It’s May, and that means only one thing to all men and women of good will: National Beverage Day on the sixth of this month! We all love a refreshing beverage, but how much do we really know about them? If you’re thirsty for knowledge, take a deep, satisfying swig of Jeopardy!‘s Ken Jennings, who will be debunking drink-related disinformation all month. As Alexander Pope once said, “A little learning is a dangerous thing, / Drink deep, or taste not the Pierian spring”!
The Debunker: Was the Boston Tea Party a Protest Against High Taxes?
When the American colonists heard about the Tea Act of 1773, they did exactly what you or I would do in that situation: dressed as Native Americans, boarded three merchant ships, and destroyed almost fifty tons of tea by dumping it into Boston harbor. Most American schoolkids, entranced by the romance and wanton vandalism of that night, tend to logically assume that the Tea Act had raised taxes on tea, and that’s why the Bostonians were so pissed off. But that’s not true—in fact, the Tea Act lowered taxes, and lowered tea prices. Wait, what?
Here’s what really went down: the Tea Act, unlike the Sugar Act and the Stamp Act and all those other acts of Parliament that the American colonists hated, wasn’t primarily a play for tax revenue. It was a bailout! The struggling East India Company was having a hard time staying profitable, so Parliament decided to incentivize the sale of cheap tea to America. Tea prices were going to go down—and that was exactly what the Sons of Liberty were worried about. Parliament had never repealed its 1767 tax on tea, so Americans would have been paying the crown three pennies per pound of imported tea, roughly half what an Englishman back home would pay. But it was the principle of the thing! An influx of cheap British tea, combined with a nominal tax, might help to normalize Parliament’s policy of “taxation without representation.” It would also continue the trend of giving British imports preferential treatment over home-grown products. So the patriots headed to the boats.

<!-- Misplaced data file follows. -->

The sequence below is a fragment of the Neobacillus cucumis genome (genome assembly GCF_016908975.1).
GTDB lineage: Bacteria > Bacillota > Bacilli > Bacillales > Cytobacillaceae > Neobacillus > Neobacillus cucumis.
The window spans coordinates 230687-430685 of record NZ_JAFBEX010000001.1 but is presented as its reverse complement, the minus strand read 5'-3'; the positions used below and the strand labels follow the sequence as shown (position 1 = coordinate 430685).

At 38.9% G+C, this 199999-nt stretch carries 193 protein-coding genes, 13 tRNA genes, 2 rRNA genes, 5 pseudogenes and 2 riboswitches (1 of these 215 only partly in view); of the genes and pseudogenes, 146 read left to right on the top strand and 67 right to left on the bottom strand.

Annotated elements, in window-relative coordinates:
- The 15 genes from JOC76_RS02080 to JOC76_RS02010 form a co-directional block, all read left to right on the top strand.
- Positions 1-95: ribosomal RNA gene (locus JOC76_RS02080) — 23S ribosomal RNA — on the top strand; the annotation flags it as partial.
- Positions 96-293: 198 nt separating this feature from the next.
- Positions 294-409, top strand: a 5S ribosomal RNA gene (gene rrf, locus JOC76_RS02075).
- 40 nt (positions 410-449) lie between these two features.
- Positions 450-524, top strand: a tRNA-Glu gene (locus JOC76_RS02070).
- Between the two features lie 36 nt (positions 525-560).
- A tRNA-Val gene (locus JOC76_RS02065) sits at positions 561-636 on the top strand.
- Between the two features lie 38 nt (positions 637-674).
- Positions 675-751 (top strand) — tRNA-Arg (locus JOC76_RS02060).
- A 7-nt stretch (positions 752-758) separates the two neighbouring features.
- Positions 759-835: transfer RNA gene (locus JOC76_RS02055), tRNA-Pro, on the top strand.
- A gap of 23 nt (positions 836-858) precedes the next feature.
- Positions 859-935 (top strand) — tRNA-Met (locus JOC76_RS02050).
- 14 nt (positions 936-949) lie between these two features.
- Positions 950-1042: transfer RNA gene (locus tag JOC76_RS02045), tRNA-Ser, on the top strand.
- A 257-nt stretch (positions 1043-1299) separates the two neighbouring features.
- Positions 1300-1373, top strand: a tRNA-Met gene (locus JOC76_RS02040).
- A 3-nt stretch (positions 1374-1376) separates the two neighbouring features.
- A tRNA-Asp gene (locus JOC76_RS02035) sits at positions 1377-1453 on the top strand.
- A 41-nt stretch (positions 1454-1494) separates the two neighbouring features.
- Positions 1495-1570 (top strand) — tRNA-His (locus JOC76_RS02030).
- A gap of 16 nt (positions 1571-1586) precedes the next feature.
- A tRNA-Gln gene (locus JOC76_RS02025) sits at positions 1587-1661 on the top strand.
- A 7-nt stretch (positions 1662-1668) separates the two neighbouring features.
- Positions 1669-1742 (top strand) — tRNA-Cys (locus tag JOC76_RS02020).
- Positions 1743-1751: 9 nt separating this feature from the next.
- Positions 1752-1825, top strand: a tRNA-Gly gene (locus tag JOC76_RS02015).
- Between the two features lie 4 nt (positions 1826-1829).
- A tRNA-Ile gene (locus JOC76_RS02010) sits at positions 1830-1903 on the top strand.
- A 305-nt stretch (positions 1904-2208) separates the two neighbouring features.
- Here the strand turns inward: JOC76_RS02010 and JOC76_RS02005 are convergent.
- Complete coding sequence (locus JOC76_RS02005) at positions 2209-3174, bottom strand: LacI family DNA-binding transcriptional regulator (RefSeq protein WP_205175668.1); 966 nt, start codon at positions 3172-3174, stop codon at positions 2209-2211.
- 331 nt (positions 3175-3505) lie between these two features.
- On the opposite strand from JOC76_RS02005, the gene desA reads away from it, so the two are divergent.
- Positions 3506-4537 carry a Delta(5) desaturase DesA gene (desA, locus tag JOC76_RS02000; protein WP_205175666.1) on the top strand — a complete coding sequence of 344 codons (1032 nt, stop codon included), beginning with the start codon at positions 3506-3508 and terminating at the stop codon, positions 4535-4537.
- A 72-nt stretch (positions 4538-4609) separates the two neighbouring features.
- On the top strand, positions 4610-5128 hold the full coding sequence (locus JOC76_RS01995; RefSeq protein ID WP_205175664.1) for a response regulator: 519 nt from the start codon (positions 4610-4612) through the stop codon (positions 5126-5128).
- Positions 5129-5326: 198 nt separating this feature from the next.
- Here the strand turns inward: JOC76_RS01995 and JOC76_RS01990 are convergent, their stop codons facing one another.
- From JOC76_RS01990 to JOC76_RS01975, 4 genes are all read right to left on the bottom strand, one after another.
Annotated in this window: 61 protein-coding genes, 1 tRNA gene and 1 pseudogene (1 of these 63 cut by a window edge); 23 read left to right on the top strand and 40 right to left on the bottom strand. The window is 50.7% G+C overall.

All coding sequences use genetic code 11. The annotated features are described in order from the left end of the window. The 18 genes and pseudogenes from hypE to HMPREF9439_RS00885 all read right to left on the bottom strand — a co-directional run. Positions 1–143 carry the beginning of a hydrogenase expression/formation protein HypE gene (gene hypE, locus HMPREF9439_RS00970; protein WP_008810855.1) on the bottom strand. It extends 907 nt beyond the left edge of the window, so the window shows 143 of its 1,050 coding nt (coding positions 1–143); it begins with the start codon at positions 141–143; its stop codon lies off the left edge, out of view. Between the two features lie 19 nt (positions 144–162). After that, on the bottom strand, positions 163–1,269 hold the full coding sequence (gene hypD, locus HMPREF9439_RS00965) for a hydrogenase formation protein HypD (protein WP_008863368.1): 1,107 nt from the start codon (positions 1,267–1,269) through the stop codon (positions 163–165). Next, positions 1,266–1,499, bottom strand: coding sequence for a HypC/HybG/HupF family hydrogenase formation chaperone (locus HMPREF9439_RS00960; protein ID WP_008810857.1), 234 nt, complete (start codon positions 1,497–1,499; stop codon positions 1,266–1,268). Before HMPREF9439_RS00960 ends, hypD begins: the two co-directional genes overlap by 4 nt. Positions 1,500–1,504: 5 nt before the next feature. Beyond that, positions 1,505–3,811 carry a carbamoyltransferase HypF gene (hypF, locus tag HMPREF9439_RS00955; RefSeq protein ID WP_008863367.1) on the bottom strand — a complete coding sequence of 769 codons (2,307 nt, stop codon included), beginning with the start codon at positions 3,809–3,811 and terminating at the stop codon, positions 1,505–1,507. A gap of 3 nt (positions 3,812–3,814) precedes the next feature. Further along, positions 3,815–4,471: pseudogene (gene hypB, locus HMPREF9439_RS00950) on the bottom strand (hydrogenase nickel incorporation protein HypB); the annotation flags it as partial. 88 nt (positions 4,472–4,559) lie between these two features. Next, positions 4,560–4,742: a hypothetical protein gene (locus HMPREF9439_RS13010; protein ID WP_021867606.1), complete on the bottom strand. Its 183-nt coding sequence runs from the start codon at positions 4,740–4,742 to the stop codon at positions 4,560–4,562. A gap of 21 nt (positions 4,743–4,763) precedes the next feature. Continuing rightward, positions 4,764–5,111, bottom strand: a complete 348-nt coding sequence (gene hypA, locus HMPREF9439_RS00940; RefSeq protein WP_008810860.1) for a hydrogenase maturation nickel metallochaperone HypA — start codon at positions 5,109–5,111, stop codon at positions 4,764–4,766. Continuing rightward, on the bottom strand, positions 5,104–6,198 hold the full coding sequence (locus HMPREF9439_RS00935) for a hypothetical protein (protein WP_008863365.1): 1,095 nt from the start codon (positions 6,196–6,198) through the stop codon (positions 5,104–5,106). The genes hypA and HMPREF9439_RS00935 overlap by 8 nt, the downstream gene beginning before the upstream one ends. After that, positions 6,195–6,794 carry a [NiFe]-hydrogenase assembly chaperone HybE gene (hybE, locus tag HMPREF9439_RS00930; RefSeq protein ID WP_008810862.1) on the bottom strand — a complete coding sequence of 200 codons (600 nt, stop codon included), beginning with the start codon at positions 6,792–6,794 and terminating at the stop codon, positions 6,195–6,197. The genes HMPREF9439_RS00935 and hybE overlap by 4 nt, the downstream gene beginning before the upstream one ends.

The popular classroom image of the Sons of Liberty dropping whole crates of tea into Boston harbor is also inaccurate. The crates were just too heavy, so the boarding party opened them with axes and dumped the loose-leaf tea overboard. Both George Washington and Ben Franklin thought the Boston Tea Party was a colossal mistake, but they got lucky: Parliament responded with the punitive “Intolerable Acts” of 1774 and that pushed lots of on-the-fence colonists into the independence camp. Even more importantly, the raid added the phrase “tea party” to the American lexicon of protest, guaranteeing that every modern-day tax rally will forever feature a bunch of doofuses in three-corner hats.
Quick Quiz: What classic novel’s Chapter Seven is titled “A Mad Tea-Party”?
Ken Jennings is the author of eleven books, most recently his Junior Genius Guides, Because I Said So!, and Maphead. He’s also the proud owner of an underwhelming Bag o’ Crap. Follow him at ken-jennings.com or on Twitter as @KenJennings.